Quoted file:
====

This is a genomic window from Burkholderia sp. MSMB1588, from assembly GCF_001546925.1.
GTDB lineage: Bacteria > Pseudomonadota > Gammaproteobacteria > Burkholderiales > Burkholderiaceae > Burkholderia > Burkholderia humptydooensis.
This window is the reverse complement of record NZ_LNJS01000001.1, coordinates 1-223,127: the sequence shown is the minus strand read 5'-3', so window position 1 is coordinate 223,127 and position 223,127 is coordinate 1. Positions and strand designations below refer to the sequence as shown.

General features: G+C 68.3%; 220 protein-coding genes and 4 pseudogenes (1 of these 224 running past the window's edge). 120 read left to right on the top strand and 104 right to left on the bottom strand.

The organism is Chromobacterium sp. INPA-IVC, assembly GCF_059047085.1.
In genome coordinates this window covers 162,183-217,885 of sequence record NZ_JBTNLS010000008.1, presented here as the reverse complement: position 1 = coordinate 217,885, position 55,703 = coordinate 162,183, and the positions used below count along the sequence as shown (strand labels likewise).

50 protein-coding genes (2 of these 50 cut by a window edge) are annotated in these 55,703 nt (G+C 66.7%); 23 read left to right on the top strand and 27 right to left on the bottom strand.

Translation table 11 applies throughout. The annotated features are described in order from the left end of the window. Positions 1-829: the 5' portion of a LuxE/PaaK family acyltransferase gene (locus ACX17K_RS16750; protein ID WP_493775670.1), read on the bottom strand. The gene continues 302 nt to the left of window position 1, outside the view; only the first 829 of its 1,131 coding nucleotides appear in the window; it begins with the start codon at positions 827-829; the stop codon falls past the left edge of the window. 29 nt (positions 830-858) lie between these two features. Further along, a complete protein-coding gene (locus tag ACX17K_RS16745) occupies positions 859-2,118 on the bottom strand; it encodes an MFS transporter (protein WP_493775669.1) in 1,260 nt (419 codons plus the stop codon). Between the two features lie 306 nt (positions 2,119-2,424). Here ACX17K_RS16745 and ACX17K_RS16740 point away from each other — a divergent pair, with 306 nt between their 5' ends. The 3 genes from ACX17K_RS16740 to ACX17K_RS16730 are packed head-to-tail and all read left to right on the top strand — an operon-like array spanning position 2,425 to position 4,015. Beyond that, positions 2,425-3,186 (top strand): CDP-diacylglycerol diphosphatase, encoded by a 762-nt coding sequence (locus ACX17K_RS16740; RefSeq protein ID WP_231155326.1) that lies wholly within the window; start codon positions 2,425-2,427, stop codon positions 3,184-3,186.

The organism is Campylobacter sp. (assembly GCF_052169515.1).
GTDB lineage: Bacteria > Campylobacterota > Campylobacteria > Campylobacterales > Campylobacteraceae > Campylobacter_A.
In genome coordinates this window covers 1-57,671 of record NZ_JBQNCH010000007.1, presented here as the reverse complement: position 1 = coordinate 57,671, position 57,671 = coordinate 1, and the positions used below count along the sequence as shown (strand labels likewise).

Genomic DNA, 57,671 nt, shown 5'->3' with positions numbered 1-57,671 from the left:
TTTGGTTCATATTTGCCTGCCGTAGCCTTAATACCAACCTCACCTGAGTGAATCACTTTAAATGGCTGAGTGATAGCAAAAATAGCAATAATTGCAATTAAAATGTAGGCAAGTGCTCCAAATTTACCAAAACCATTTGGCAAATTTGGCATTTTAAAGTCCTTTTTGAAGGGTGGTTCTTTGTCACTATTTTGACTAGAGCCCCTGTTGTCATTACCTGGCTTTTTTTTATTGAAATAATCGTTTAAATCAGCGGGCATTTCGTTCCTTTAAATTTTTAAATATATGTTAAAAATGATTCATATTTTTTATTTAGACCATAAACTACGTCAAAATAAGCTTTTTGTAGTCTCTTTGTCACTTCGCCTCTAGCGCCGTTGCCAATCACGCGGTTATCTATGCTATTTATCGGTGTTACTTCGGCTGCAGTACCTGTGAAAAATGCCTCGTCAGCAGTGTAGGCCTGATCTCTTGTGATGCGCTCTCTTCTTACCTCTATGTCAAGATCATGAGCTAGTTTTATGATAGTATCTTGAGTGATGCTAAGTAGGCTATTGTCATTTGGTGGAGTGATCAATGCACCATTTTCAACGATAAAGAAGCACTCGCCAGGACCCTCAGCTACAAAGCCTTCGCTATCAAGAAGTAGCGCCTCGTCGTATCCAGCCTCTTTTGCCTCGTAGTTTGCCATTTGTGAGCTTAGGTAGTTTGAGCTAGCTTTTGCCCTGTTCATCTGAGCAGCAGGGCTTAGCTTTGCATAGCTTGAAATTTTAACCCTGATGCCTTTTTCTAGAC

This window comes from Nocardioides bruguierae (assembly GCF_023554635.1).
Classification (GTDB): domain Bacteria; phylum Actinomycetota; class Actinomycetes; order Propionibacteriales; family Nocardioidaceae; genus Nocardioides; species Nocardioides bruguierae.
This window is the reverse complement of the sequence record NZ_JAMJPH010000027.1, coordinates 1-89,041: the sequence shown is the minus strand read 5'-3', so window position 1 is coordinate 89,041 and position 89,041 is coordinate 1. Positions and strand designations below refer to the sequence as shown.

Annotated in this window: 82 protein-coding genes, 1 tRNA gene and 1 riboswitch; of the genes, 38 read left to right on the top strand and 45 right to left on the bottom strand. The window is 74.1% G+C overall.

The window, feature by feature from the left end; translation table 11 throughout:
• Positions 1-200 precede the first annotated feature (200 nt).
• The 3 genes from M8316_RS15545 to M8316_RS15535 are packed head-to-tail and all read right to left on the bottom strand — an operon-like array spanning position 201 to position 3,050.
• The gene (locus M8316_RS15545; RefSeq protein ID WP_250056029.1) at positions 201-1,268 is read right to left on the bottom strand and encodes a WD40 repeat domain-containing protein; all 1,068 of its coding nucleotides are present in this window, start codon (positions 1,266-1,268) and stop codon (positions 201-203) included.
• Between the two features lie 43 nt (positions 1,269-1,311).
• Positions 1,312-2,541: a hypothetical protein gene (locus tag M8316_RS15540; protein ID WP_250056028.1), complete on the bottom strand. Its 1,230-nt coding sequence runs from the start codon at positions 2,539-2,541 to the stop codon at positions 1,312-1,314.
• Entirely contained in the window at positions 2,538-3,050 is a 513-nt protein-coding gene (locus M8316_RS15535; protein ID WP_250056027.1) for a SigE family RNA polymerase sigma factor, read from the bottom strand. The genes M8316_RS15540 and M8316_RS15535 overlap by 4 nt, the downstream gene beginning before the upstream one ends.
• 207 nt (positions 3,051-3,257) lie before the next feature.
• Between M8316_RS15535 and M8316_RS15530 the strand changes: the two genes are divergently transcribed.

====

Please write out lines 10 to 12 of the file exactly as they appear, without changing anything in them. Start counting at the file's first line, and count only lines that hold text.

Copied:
GTDB lineage: Bacteria > Campylobacterota > Campylobacteria > Campylobacterales > Campylobacteraceae > Campylobacter_A.
In genome coordinates this window covers 1-57,671 of record NZ_JBQNCH010000007.1, presented here as the reverse complement: position 1 = coordinate 57,671, position 57,671 = coordinate 1, and the positions used below count along the sequence as shown (strand labels likewise).

Genomic DNA, 57,671 nt, shown 5'->3' with positions numbered 1-57,671 from the left: